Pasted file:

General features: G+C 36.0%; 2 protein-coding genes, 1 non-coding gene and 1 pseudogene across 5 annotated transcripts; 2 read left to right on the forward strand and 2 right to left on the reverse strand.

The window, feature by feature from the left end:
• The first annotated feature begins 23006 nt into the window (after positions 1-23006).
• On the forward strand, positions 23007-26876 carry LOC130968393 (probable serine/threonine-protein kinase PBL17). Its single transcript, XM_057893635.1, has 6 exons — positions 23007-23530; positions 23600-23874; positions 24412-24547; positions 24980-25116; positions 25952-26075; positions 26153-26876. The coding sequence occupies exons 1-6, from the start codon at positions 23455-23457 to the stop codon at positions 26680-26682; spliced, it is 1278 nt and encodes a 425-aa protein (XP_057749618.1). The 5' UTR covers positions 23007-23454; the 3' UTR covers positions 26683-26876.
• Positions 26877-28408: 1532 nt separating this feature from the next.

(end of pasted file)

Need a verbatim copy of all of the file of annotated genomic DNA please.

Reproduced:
General features: G+C 36.0%; 2 protein-coding genes, 1 non-coding gene and 1 pseudogene across 5 annotated transcripts; 2 read left to right on the forward strand and 2 right to left on the reverse strand.

The window, feature by feature from the left end:
• The first annotated feature begins 23006 nt into the window (after positions 1-23006).
• On the forward strand, positions 23007-26876 carry LOC130968393 (probable serine/threonine-protein kinase PBL17). Its single transcript, XM_057893635.1, has 6 exons — positions 23007-23530; positions 23600-23874; positions 24412-24547; positions 24980-25116; positions 25952-26075; positions 26153-26876. The coding sequence occupies exons 1-6, from the start codon at positions 23455-23457 to the stop codon at positions 26680-26682; spliced, it is 1278 nt and encodes a 425-aa protein (XP_057749618.1). The 5' UTR covers positions 23007-23454; the 3' UTR covers positions 26683-26876.
• Positions 26877-28408: 1532 nt separating this feature from the next.